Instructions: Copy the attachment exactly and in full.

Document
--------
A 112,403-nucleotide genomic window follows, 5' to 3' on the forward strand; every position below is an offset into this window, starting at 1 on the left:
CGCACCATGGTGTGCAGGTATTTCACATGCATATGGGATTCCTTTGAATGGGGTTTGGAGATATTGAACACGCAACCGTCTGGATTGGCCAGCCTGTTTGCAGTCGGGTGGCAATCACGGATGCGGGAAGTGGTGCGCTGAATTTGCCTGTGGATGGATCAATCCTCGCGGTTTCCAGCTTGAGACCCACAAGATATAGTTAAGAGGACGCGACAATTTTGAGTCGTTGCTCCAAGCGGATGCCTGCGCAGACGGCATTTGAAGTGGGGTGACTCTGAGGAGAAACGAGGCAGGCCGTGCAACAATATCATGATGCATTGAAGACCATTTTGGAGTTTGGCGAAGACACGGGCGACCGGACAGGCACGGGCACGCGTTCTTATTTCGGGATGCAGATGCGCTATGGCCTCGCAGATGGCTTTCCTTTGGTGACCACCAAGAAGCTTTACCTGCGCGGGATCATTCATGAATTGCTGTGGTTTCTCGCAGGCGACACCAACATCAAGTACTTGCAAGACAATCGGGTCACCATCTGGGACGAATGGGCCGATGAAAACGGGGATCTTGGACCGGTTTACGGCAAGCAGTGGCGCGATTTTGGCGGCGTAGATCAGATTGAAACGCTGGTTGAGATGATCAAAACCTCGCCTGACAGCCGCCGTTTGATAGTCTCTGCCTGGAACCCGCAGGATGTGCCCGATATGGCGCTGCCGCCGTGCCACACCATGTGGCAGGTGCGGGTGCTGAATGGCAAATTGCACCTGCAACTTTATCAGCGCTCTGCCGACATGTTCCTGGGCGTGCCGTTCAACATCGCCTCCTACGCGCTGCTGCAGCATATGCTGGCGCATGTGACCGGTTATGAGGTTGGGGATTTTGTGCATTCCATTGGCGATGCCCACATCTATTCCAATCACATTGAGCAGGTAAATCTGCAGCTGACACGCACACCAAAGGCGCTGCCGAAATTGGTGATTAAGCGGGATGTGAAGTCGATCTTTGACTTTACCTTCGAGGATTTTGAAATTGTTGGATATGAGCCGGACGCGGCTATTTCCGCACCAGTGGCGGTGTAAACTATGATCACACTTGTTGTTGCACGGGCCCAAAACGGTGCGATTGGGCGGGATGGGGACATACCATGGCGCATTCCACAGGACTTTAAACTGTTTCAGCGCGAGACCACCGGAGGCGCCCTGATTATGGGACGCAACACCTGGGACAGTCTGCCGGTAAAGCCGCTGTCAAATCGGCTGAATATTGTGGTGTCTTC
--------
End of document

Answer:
A 112,403-nucleotide genomic window follows, 5' to 3' on the forward strand; every position below is an offset into this window, starting at 1 on the left:
CGCACCATGGTGTGCAGGTATTTCACATGCATATGGGATTCCTTTGAATGGGGTTTGGAGATATTGAACACGCAACCGTCTGGATTGGCCAGCCTGTTTGCAGTCGGGTGGCAATCACGGATGCGGGAAGTGGTGCGCTGAATTTGCCTGTGGATGGATCAATCCTCGCGGTTTCCAGCTTGAGACCCACAAGATATAGTTAAGAGGACGCGACAATTTTGAGTCGTTGCTCCAAGCGGATGCCTGCGCAGACGGCATTTGAAGTGGGGTGACTCTGAGGAGAAACGAGGCAGGCCGTGCAACAATATCATGATGCATTGAAGACCATTTTGGAGTTTGGCGAAGACACGGGCGACCGGACAGGCACGGGCACGCGTTCTTATTTCGGGATGCAGATGCGCTATGGCCTCGCAGATGGCTTTCCTTTGGTGACCACCAAGAAGCTTTACCTGCGCGGGATCATTCATGAATTGCTGTGGTTTCTCGCAGGCGACACCAACATCAAGTACTTGCAAGACAATCGGGTCACCATCTGGGACGAATGGGCCGATGAAAACGGGGATCTTGGACCGGTTTACGGCAAGCAGTGGCGCGATTTTGGCGGCGTAGATCAGATTGAAACGCTGGTTGAGATGATCAAAACCTCGCCTGACAGCCGCCGTTTGATAGTCTCTGCCTGGAACCCGCAGGATGTGCCCGATATGGCGCTGCCGCCGTGCCACACCATGTGGCAGGTGCGGGTGCTGAATGGCAAATTGCACCTGCAACTTTATCAGCGCTCTGCCGACATGTTCCTGGGCGTGCCGTTCAACATCGCCTCCTACGCGCTGCTGCAGCATATGCTGGCGCATGTGACCGGTTATGAGGTTGGGGATTTTGTGCATTCCATTGGCGATGCCCACATCTATTCCAATCACATTGAGCAGGTAAATCTGCAGCTGACACGCACACCAAAGGCGCTGCCGAAATTGGTGATTAAGCGGGATGTGAAGTCGATCTTTGACTTTACCTTCGAGGATTTTGAAATTGTTGGATATGAGCCGGACGCGGCTATTTCCGCACCAGTGGCGGTGTAAACTATGATCACACTTGTTGTTGCACGGGCCCAAAACGGTGCGATTGGGCGGGATGGGGACATACCATGGCGCATTCCACAGGACTTTAAACTGTTTCAGCGCGAGACCACCGGAGGCGCCCTGATTATGGGACGCAACACCTGGGACAGTCTGCCGGTAAAGCCGCTGTCAAATCGGCTGAATATTGTGGTGTCTTC